Increase in carbon emissions from Dutch peatlands
Climate change causes carbon emissions from peatlands to increase, possibly by seventy percent over the course of the next century. At the same time, the Netherlands are required to decrease peat emissions by a third after 2021. Earth scientist Ko van Huissteden (Vrije Universiteit) is one of the researchers working on this issue.
Peatlands consist of half-decomposed plant materials that have been covered by water for thousands of years. Submerged, decomposition of the plants is halted, keeping carbon locked in the soil. However, groundwater levels in peatlands are lowered to make the land suitable for agriculture. When these areas are drained, the peat is exposed and carbon is released.
The process of carbon release from drying peatlands has been known for years. Yet carbon emissions from peat are included in the total greenhouse gas emissions of the Netherlands, and need to be decreased by a third after 2021.
Researchers are looking for ways to keep the soil wet, while still keeping it suitable for agriculture. Ko van Huissteden: "The challenge is to find new forms of agriculture and use of plant species that stop or even reverse the emissions and bind the carbon in the soil again. It is also important to support the development of wet natural areas, which typically have low carbon emissions."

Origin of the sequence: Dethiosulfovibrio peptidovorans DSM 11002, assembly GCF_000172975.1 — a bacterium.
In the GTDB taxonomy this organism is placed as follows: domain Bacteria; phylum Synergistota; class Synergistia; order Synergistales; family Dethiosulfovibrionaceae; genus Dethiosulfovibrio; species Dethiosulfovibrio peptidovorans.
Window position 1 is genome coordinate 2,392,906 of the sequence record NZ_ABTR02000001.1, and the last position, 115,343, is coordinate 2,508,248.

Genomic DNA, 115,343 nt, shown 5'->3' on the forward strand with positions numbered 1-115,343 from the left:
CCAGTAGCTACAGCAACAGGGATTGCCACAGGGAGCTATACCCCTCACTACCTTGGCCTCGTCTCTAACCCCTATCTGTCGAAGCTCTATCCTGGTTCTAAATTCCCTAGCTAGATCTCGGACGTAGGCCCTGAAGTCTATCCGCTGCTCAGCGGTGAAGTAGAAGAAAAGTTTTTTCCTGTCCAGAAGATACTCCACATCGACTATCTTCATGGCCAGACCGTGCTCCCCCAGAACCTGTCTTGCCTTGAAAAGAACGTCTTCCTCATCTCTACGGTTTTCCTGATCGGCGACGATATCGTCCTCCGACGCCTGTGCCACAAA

Ko van Huissteden and his team are measuring greenhouse gas emission in various of such nature development locations, and are developing a model to predict the potential for carbon sequestration in peatlands.
Ko van Huissteden is Associate Professor in Hydrology at the Earth and Climate Cluster of the Earth and Life Sciences Faculty of Vrije Universiteit Amsterdam and is part of Amsterdam Water Science.
Recently, he featured in a NOS news article (in Dutch) on the topic of carbon emissions from Dutch peatlands:
The Dutch radio show Met het oog op morgen recently interviewed Ko van Huissteden and colleague Jorien Vonk on their related work on carbon emissions from thawing permafrost regions in Siberia:
Earlier this year, Ko van Huissteden supervised a pilot project (funded by Amsterdam Water Science) on improving the measurements of greenhouse gasses in peatlands.